It also helps improve your overall mood, and if you have pretty consistent laughter built into your life, it helps you handle difficult situations that could come down the road.

So even if stand-up comedy isn’t always your thing, maybe find a comedian that could just bring a little bit of laughter. And I have to recommend Tom Papa, he has a newer special on Netflix. No, I’m not affiliated with him or Netflix in anyway, I just absolutely love his comedy and his humor, so I invite you to check it out and see if it’s a good fit for you, your family, your loved ones!

Are You Paying Attention?

Are You Paying Attention?

Research shows that people spend nearly 47% of their time – almost half of their time – thinking about other things than what they’re working on at that moment. And I get it; we have so many distractions, and this need to multi-task. Especially if you work in an environment that expects you to be highly productive, show results quickly, and do all of this in a very fast-paced environment. You might feel an urge or push to be doing other things all at one time.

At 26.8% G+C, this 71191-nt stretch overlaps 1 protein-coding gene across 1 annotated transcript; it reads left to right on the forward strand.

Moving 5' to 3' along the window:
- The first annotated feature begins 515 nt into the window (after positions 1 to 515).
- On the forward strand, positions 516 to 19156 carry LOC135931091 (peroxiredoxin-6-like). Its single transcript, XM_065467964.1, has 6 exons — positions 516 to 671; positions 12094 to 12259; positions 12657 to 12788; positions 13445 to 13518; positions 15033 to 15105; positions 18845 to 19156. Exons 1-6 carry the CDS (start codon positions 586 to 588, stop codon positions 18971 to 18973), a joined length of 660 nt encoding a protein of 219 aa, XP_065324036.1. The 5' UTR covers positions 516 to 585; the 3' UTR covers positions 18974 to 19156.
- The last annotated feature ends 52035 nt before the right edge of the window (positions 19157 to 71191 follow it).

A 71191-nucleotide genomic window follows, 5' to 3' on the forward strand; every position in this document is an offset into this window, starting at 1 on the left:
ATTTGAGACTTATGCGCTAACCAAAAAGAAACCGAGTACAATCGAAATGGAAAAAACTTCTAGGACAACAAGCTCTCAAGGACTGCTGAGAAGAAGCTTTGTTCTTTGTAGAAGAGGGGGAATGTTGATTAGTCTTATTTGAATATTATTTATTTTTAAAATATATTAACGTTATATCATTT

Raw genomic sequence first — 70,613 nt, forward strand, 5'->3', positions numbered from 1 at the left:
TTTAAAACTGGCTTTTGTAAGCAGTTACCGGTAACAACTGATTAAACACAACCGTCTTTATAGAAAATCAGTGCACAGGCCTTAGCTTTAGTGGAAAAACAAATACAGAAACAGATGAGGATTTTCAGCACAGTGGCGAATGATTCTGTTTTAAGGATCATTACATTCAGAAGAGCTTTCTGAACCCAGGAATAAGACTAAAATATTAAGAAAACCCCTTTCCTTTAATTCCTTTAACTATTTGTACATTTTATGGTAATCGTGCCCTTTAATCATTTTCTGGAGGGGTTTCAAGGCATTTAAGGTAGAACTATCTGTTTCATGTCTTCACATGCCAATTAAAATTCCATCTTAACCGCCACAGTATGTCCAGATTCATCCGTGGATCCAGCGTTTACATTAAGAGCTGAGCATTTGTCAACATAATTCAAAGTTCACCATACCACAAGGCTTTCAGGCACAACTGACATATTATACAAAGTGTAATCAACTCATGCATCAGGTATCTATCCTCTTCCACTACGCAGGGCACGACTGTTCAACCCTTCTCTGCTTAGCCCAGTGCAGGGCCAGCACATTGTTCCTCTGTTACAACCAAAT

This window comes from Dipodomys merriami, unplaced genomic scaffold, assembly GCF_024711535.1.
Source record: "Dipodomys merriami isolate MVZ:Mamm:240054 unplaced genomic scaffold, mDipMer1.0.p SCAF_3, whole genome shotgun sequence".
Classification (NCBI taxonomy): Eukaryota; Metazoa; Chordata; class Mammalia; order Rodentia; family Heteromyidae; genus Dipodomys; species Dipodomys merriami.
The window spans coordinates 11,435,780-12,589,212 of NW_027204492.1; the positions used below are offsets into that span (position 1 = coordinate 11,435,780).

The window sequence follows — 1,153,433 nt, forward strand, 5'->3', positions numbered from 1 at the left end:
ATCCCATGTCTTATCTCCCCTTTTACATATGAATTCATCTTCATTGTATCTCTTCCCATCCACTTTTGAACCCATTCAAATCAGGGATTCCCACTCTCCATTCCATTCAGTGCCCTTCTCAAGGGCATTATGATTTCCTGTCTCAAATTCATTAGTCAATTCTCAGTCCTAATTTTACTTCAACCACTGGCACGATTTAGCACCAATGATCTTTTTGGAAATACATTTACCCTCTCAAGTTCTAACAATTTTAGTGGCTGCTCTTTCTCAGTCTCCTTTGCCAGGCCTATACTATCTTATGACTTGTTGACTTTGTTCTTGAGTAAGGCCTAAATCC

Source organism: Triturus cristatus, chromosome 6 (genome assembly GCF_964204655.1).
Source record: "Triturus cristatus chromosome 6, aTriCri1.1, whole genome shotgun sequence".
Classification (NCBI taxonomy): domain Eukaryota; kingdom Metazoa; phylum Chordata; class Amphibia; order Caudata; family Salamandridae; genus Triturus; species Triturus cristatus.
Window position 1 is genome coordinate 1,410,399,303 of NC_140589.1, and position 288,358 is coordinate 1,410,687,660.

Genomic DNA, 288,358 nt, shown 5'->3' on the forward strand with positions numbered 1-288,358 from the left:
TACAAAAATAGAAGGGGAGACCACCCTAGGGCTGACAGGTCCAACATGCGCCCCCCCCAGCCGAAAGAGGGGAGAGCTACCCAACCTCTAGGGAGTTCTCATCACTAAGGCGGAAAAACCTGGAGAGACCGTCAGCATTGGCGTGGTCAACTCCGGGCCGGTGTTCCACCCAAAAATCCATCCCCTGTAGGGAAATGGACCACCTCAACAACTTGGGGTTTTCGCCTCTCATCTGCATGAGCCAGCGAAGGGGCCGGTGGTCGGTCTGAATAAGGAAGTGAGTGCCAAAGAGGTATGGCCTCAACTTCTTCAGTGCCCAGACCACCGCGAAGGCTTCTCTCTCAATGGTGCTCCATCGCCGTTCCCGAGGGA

You and I both know that you are not nearly as effective – the results are not nearly as good – if you are trying to multi-task. In addition, if you’re thinking about other things when you’re with other people, if you are not present in the moment, you’re missing out. Whether that’s because you as a leader aren’t present for other people and now there’s a little bit of mistrust there, or you’re in your boss’ meeting and you’re not fully present there, and now they’re questioning your commitment.